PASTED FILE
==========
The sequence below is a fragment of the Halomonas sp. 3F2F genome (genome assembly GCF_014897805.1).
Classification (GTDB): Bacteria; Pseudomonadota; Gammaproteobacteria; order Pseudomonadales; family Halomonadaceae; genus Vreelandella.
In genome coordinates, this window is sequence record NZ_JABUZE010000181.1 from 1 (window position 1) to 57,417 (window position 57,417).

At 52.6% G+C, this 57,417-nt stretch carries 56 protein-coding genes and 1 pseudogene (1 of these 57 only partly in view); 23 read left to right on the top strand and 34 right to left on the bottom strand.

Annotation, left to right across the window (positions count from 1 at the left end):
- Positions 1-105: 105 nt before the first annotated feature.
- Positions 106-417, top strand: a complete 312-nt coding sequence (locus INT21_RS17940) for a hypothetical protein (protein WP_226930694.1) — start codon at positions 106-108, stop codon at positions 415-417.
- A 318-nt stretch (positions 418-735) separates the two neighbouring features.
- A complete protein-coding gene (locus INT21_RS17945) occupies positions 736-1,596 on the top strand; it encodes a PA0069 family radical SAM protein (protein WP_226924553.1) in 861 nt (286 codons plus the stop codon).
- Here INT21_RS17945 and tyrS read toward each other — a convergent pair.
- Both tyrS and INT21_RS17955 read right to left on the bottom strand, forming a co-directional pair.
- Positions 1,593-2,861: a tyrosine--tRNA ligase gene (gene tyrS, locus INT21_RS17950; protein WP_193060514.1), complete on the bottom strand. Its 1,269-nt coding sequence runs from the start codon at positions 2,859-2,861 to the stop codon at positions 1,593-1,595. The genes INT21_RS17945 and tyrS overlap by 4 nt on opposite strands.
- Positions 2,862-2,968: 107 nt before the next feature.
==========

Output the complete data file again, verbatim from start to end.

The sequence below is a fragment of the Halomonas sp. 3F2F genome (genome assembly GCF_014897805.1).
Classification (GTDB): Bacteria; Pseudomonadota; Gammaproteobacteria; order Pseudomonadales; family Halomonadaceae; genus Vreelandella.
In genome coordinates, this window is sequence record NZ_JABUZE010000181.1 from 1 (window position 1) to 57,417 (window position 57,417).

At 52.6% G+C, this 57,417-nt stretch carries 56 protein-coding genes and 1 pseudogene (1 of these 57 only partly in view); 23 read left to right on the top strand and 34 right to left on the bottom strand.

Annotation, left to right across the window (positions count from 1 at the left end):
- Positions 1-105: 105 nt before the first annotated feature.
- Positions 106-417, top strand: a complete 312-nt coding sequence (locus INT21_RS17940) for a hypothetical protein (protein WP_226930694.1) — start codon at positions 106-108, stop codon at positions 415-417.
- A 318-nt stretch (positions 418-735) separates the two neighbouring features.
- A complete protein-coding gene (locus INT21_RS17945) occupies positions 736-1,596 on the top strand; it encodes a PA0069 family radical SAM protein (protein WP_226924553.1) in 861 nt (286 codons plus the stop codon).
- Here INT21_RS17945 and tyrS read toward each other — a convergent pair.
- Both tyrS and INT21_RS17955 read right to left on the bottom strand, forming a co-directional pair.
- Positions 1,593-2,861: a tyrosine--tRNA ligase gene (gene tyrS, locus INT21_RS17950; protein WP_193060514.1), complete on the bottom strand. Its 1,269-nt coding sequence runs from the start codon at positions 2,859-2,861 to the stop codon at positions 1,593-1,595. The genes INT21_RS17945 and tyrS overlap by 4 nt on opposite strands.
- Positions 2,862-2,968: 107 nt before the next feature.